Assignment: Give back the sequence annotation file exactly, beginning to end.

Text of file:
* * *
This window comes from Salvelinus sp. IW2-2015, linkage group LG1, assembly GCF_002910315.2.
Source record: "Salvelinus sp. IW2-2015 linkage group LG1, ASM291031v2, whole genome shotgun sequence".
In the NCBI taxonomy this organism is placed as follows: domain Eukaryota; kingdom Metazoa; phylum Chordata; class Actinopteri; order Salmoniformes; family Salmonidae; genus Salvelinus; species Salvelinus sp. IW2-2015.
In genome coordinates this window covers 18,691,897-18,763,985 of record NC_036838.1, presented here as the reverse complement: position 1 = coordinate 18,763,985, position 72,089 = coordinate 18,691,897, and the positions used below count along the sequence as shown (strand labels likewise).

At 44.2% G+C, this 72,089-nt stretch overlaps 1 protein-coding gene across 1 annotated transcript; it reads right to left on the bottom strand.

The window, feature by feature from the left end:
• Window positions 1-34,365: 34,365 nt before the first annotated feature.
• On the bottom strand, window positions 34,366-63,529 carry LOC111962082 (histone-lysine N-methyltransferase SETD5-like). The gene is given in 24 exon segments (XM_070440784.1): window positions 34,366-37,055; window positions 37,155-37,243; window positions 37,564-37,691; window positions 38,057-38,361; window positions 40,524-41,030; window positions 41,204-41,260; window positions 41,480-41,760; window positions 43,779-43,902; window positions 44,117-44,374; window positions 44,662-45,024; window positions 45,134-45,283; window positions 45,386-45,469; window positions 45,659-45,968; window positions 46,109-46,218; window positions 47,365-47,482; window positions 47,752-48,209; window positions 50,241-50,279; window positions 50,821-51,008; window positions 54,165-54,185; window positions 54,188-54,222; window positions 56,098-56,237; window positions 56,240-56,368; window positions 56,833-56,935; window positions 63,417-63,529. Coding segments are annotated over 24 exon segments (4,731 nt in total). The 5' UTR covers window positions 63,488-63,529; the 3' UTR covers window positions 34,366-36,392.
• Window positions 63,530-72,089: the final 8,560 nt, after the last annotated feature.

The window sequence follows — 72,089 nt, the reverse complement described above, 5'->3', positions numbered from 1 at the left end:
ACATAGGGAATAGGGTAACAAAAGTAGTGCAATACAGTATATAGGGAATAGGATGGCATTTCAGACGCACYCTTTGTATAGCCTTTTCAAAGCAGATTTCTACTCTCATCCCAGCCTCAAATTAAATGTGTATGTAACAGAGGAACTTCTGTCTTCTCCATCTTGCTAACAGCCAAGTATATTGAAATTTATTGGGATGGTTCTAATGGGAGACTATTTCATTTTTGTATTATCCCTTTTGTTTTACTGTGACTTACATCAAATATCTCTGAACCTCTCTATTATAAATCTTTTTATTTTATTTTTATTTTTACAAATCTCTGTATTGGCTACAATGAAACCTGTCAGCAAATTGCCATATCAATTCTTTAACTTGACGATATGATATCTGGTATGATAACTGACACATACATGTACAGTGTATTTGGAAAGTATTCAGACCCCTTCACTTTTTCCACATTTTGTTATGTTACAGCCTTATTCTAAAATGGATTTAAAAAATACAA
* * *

This window comes from Salvelinus sp. IW2-2015, linkage group LG1, assembly GCF_002910315.2.
Source record: "Salvelinus sp. IW2-2015 linkage group LG1, ASM291031v2, whole genome shotgun sequence".
In the NCBI taxonomy this organism is placed as follows: domain Eukaryota; kingdom Metazoa; phylum Chordata; class Actinopteri; order Salmoniformes; family Salmonidae; genus Salvelinus; species Salvelinus sp. IW2-2015.
In genome coordinates this window covers 18,691,897-18,763,985 of record NC_036838.1, presented here as the reverse complement: position 1 = coordinate 18,763,985, position 72,089 = coordinate 18,691,897, and the positions used below count along the sequence as shown (strand labels likewise).

At 44.2% G+C, this 72,089-nt stretch overlaps 1 protein-coding gene across 1 annotated transcript; it reads right to left on the bottom strand.

The window, feature by feature from the left end:
• Window positions 1-34,365: 34,365 nt before the first annotated feature.
• On the bottom strand, window positions 34,366-63,529 carry LOC111962082 (histone-lysine N-methyltransferase SETD5-like). The gene is given in 24 exon segments (XM_070440784.1): window positions 34,366-37,055; window positions 37,155-37,243; window positions 37,564-37,691; window positions 38,057-38,361; window positions 40,524-41,030; window positions 41,204-41,260; window positions 41,480-41,760; window positions 43,779-43,902; window positions 44,117-44,374; window positions 44,662-45,024; window positions 45,134-45,283; window positions 45,386-45,469; window positions 45,659-45,968; window positions 46,109-46,218; window positions 47,365-47,482; window positions 47,752-48,209; window positions 50,241-50,279; window positions 50,821-51,008; window positions 54,165-54,185; window positions 54,188-54,222; window positions 56,098-56,237; window positions 56,240-56,368; window positions 56,833-56,935; window positions 63,417-63,529. Coding segments are annotated over 24 exon segments (4,731 nt in total). The 5' UTR covers window positions 63,488-63,529; the 3' UTR covers window positions 34,366-36,392.
• Window positions 63,530-72,089: the final 8,560 nt, after the last annotated feature.

The window sequence follows — 72,089 nt, the reverse complement described above, 5'->3', positions numbered from 1 at the left end:
ACATAGGGAATAGGGTAACAAAAGTAGTGCAATACAGTATATAGGGAATAGGATGGCATTTCAGACGCACYCTTTGTATAGCCTTTTCAAAGCAGATTTCTACTCTCATCCCAGCCTCAAATTAAATGTGTATGTAACAGAGGAACTTCTGTCTTCTCCATCTTGCTAACAGCCAAGTATATTGAAATTTATTGGGATGGTTCTAATGGGAGACTATTTCATTTTTGTATTATCCCTTTTGTTTTACTGTGACTTACATCAAATATCTCTGAACCTCTCTATTATAAATCTTTTTATTTTATTTTTATTTTTACAAATCTCTGTATTGGCTACAATGAAACCTGTCAGCAAATTGCCATATCAATTCTTTAACTTGACGATATGATATCTGGTATGATAACTGACACATACATGTACAGTGTATTTGGAAAGTATTCAGACCCCTTCACTTTTTCCACATTTTGTTATGTTACAGCCTTATTCTAAAATGGATTTAAAAAATACAA